My First Tarot Reading: 5 Lessons Learned
I’ve been playing with tarot cards for a few months, trying to do my own readings using the books that come with the card decks. Unfortunately, I am very, very good at interpreting the cards to match my desires. Fortunately, I know about that about myself. And fortunately, I found an excellent tarot reader living less than an hour’s drive from me. So last Wednesday, off I went for my first tarot reading.
My first tarot reading takes place in a beautiful room just inside the front door of Freya’s house. The room is a library/office filled with books and sunshine. We sit opposite each other at a card table covered in a gorgeous midnight blue velvet cloth decorated with astrological symbols. Freya is dressed in casual pants and a summer blouse. There isn’t the slightest hint of the woo-woo of which I am often so skeptical. The reading lasts an hour and costs $60 Canadian. I learn so very much, and not just about myself, but about tarot. We’ll start with those learnings.
5 Lessons Learned About Tarot
1. The Reader/Querent Relationship
My experience with Freya isn’t at all like my experiences with Lucy, the psychic. Lucy had to prove her psychic abilities to me every time we met. I never made it easy.
Tarot reading is an art based on intuition, interpretation, and perception.Nikita Dudani
Tarot is different because the cards tell a story that can be interpreted in a variety of ways depending on what’s happening in the querent’s (client’s) life. From the beginning, Freya and I are collaborators in interpreting how the cards apply to me.
2. A Specific Question Helps
Many tarot readers will use card layouts that give a reading for an entire year of the querent’s life. Freya asks instead for a specific question, an issue that is front of mind. This focuses the reading and makes it much more useful. At the same time, the single question doesn’t feel constraining. We can still venture into other areas of my life as needed.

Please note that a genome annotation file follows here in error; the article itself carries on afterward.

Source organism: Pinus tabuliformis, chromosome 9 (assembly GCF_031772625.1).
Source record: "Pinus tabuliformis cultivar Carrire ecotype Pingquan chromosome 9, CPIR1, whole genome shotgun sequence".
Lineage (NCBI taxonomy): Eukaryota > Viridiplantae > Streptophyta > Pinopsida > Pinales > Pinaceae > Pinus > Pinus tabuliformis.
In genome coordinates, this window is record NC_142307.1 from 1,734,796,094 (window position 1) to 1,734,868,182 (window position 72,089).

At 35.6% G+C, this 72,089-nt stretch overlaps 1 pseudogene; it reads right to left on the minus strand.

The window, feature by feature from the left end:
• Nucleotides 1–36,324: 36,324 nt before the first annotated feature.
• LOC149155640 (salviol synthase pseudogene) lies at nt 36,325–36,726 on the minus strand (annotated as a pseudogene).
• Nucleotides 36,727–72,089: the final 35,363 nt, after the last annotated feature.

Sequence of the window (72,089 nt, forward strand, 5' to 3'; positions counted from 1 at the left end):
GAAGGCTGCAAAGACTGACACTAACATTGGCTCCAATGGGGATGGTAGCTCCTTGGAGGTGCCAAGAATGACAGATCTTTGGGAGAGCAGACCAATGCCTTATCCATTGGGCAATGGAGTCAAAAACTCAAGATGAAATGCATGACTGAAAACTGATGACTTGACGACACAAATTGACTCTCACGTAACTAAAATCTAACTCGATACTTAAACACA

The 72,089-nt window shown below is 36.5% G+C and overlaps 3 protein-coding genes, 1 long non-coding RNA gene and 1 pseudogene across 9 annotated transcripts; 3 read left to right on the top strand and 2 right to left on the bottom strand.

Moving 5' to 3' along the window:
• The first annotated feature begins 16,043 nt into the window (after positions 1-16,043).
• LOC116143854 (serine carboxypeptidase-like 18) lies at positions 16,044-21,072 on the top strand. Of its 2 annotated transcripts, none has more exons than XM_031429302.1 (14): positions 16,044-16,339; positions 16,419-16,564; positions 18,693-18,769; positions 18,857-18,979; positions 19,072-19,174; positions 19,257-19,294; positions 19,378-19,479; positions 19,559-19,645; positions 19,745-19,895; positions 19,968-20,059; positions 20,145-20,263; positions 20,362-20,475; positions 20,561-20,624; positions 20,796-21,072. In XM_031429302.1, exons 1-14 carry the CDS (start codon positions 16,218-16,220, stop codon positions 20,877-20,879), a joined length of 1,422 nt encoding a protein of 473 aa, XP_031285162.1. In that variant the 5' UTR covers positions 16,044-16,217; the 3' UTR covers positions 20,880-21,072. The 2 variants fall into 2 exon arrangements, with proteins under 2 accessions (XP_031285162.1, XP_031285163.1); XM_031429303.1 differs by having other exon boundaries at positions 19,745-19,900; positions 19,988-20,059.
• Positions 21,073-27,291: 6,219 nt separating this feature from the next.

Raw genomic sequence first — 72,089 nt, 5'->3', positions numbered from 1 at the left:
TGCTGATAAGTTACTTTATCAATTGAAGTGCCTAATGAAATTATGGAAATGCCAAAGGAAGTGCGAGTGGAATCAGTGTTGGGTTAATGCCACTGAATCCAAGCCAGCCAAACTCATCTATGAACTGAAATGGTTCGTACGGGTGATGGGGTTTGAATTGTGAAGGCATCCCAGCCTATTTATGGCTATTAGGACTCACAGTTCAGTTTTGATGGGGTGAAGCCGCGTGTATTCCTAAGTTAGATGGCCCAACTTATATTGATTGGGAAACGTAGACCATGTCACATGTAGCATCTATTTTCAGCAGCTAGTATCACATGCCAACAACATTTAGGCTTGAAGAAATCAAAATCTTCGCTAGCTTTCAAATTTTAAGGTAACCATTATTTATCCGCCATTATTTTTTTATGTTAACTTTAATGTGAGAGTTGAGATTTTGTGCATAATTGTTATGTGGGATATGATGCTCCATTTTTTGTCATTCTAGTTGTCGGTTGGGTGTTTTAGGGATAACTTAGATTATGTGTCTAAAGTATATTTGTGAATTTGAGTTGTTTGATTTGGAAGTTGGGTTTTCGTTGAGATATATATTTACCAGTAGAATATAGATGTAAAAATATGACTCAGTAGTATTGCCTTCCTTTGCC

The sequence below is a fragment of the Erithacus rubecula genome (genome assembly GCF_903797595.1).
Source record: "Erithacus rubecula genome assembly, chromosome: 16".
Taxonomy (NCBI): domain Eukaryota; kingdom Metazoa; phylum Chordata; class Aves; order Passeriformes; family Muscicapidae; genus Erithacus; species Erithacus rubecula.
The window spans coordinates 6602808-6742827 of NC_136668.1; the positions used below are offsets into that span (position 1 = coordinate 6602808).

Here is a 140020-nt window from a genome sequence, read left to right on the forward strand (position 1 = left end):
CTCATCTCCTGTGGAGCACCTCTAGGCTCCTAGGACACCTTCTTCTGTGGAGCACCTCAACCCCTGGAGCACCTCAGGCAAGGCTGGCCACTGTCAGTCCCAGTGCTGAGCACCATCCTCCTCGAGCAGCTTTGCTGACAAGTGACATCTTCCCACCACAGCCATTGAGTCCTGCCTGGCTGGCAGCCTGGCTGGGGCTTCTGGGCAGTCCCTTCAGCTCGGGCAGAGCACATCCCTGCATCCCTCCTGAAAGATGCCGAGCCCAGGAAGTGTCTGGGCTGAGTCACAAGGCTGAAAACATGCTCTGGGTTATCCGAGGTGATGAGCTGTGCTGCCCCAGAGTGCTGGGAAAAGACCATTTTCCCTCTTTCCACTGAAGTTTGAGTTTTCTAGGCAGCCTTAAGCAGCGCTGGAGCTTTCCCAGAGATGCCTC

My question is — “Should I write another book or not?” It has been bothering me that I’m now three years into retirement and still waffling.
3. Pay Attention to Cards that Jump from the Deck
When Freya is shuffling the cards, one falls from the deck. Some tarot readers treat jumping cards as a moment of clumsy shuffling and ignore them. Others, including Freya, set them aside as important messages that apply to the entire reading.
In my case, the card is the Devil which is one of the Major Arcana. Major Arcana cards are super significant. They are archetypes belonging to the collective unconscious (Jung), and they represent where you are or will be on your spiritual path.
Freya jokes that if the reading had been about relationships, she’d be interpreting the Devil as “hot sex.” In my case, however, an interpretation I find in a book after the reading makes the most sense for me. The Devil is a fear card, representing being stuck in some destructive patterns of self-defeating behaviour.
4. The Choice of Tarot Deck Really Does Matter
In the past I’ve read, and dismissed, the argument that the best tarot deck for beginners is the Rider-Waite deck. Named after its first publisher, the Rider-Waite was developed back in 1910. It was a major departure from earlier decks because it used human figures and scenes rather than patterns of symbols.